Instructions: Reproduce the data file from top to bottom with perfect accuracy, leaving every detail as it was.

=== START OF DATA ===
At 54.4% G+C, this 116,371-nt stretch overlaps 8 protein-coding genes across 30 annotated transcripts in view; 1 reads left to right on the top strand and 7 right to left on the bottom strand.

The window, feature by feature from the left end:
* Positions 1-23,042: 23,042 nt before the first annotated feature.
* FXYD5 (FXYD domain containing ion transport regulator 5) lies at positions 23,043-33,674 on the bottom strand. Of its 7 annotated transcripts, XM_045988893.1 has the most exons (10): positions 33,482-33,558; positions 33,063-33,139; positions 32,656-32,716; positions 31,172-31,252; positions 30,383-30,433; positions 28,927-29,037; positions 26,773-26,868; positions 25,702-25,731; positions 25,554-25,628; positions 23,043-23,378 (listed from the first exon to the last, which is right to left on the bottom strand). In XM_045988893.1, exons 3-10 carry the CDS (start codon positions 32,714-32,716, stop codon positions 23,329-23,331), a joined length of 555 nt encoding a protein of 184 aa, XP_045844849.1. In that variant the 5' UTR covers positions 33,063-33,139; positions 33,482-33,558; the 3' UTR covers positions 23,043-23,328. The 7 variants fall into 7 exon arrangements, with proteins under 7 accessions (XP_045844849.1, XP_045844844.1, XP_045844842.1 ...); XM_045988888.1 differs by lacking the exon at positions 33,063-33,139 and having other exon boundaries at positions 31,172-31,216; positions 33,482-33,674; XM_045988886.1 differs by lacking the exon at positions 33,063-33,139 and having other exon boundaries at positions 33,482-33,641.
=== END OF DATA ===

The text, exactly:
At 54.4% G+C, this 116,371-nt stretch overlaps 8 protein-coding genes across 30 annotated transcripts in view; 1 reads left to right on the top strand and 7 right to left on the bottom strand.

The window, feature by feature from the left end:
* Positions 1-23,042: 23,042 nt before the first annotated feature.
* FXYD5 (FXYD domain containing ion transport regulator 5) lies at positions 23,043-33,674 on the bottom strand. Of its 7 annotated transcripts, XM_045988893.1 has the most exons (10): positions 33,482-33,558; positions 33,063-33,139; positions 32,656-32,716; positions 31,172-31,252; positions 30,383-30,433; positions 28,927-29,037; positions 26,773-26,868; positions 25,702-25,731; positions 25,554-25,628; positions 23,043-23,378 (listed from the first exon to the last, which is right to left on the bottom strand). In XM_045988893.1, exons 3-10 carry the CDS (start codon positions 32,714-32,716, stop codon positions 23,329-23,331), a joined length of 555 nt encoding a protein of 184 aa, XP_045844849.1. In that variant the 5' UTR covers positions 33,063-33,139; positions 33,482-33,558; the 3' UTR covers positions 23,043-23,328. The 7 variants fall into 7 exon arrangements, with proteins under 7 accessions (XP_045844849.1, XP_045844844.1, XP_045844842.1 ...); XM_045988888.1 differs by lacking the exon at positions 33,063-33,139 and having other exon boundaries at positions 31,172-31,216; positions 33,482-33,674; XM_045988886.1 differs by lacking the exon at positions 33,063-33,139 and having other exon boundaries at positions 33,482-33,641.